Revalidation in the United Kingdom: general principles based on experience in general practiceBMJ 1999; 319 doi: https://doi.org/10.1136/bmj.319.7218.1180 (Published 30 October 1999) Cite this as: BMJ 1999;319:1180
- Lesley Southgate, professor of primary care and medical education ([email protected]),
- Mike Pringle, chairman
- a Centre for Health Informatics and Medical Education, Royal Free and University College Medical School, Whittington Hospital Campus, London N19 5NF
- b Royal College of General Practitioners, London SW7 1PU
- Correspondence to: L Southgate
Editorial by Buckley
Professional self regulation is at the heart of the organisation and philosophy of medical care in the United Kingdom. However, demands are growing for increasing transparency and accountability to patients in systems for ensuring doctors' standards. In response to this, the General Medical Council (GMC) has made a commitment to introduce periodic revalidation for all doctors on the medical register after 2002. Every five years all doctors will have to submit evidence that they are practising in accordance with clearly defined guidelines. There is debate about what methods of professional assessment are most closely linked with professional performance. In this article we describe an approach to establishing revalidation in the United Kingdom, highlighting areas of uncertainty and using examples of work in progress in general practice.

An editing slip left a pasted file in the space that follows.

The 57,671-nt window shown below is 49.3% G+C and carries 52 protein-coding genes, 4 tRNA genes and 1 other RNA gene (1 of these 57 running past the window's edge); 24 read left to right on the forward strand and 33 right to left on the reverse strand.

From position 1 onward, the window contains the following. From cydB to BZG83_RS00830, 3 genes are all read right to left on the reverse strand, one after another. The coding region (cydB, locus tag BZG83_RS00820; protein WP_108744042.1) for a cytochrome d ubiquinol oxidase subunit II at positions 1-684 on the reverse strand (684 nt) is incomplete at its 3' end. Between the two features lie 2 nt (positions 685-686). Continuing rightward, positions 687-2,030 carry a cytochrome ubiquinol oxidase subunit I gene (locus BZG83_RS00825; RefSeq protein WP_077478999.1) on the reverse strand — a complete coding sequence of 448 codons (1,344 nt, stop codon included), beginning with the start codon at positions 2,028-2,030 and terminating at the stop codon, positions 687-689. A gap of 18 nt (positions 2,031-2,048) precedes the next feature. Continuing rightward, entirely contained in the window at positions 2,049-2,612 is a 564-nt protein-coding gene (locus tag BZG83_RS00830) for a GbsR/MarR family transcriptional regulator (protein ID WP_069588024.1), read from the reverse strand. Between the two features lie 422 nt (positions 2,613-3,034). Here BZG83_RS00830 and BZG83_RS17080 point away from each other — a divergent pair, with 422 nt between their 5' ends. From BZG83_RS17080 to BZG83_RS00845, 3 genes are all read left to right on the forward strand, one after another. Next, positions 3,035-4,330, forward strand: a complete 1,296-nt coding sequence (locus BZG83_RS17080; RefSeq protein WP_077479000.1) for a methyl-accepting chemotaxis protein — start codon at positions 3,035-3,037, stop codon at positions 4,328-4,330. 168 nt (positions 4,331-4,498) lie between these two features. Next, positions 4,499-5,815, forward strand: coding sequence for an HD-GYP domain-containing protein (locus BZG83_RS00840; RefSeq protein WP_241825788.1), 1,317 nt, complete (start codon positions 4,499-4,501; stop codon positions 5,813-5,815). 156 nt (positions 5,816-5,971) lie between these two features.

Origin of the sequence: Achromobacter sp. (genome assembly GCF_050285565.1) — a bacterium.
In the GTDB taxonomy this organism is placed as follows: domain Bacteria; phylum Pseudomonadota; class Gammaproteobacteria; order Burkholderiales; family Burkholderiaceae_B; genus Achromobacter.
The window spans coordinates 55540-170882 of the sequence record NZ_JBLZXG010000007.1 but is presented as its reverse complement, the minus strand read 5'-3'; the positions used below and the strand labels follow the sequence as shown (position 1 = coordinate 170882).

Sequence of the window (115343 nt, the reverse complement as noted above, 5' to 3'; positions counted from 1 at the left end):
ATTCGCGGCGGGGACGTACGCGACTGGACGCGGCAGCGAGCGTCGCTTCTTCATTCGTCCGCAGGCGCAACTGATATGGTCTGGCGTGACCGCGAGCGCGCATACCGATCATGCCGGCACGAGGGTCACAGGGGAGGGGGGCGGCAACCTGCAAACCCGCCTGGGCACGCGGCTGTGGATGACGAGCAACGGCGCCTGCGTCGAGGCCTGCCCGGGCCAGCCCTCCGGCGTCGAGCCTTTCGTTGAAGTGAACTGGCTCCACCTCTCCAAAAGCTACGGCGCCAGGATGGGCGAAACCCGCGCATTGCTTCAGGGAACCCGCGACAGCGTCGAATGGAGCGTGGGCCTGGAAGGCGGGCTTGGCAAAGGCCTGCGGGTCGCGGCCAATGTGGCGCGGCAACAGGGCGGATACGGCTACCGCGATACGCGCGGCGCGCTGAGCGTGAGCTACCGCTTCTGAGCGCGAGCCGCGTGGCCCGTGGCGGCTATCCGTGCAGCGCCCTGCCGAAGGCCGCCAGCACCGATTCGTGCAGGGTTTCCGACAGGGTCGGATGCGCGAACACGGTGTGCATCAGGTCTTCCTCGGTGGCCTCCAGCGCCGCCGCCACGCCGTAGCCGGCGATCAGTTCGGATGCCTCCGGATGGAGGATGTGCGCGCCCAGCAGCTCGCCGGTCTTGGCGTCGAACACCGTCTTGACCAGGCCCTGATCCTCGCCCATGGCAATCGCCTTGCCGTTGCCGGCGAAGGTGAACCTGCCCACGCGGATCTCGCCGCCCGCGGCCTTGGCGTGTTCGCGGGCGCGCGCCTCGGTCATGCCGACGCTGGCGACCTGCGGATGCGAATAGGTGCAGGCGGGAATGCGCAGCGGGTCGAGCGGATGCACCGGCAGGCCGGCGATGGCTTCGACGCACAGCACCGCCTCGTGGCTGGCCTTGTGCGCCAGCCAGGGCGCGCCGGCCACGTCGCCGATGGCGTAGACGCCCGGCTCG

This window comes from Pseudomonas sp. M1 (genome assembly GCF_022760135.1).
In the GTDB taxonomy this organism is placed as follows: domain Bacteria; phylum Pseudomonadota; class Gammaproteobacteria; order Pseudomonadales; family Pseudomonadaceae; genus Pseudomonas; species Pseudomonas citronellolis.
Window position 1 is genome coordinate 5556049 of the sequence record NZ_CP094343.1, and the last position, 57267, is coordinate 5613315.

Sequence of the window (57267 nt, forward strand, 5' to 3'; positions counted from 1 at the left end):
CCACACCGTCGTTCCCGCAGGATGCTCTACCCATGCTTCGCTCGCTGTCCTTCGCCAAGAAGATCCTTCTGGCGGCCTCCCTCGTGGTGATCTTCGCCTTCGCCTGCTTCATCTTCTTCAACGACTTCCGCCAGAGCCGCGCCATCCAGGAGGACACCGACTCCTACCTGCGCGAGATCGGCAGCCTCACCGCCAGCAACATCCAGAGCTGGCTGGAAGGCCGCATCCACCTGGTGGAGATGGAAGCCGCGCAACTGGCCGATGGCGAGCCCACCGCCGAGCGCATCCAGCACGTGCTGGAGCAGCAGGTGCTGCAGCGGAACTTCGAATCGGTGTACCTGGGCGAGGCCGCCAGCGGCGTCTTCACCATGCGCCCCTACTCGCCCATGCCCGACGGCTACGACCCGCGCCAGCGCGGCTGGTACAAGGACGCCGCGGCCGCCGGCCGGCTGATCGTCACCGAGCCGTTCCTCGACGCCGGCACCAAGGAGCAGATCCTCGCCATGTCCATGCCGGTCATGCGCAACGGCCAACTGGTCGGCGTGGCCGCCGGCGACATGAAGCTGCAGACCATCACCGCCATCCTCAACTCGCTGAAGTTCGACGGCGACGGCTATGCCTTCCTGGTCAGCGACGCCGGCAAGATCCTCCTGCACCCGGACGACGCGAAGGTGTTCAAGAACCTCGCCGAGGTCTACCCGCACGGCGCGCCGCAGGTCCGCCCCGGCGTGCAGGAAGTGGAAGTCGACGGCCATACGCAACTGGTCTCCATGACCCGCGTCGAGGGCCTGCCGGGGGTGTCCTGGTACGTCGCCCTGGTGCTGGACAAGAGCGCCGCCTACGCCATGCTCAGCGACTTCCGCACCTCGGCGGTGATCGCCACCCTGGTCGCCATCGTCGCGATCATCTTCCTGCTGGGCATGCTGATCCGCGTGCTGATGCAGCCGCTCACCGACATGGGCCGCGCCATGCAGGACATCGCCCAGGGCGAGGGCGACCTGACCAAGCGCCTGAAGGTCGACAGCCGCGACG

This article is based on our work in developing the performance procedures for general practitioners. The proposals are based on international guidelines for good practice in devising assessment programmes which emphasise the importance of using methods relevant to the purpose and content of the assessment.1 2
Content of revalidation
Revalidation will be a proactive, inclusive programme, designed to demonstrate that the performance of doctors is acceptable. It will apply to all doctors on the register, be conducted locally by peers and lay people, be monitored nationally by the GMC, and must be implemented with a “light touch” if it is to succeed.
It is essential that an assessment programme assesses what it purports to assess.1 Revalidation should therefore seek evidence of a safe standard of practice for all areas in which a doctor works, both clinical and managerial. This presents particular problems for specialist practice. There are professional debates about core competencies for specialists (for example, in diabetes or breast surgery) who are on call as generalists for patients being admitted to …
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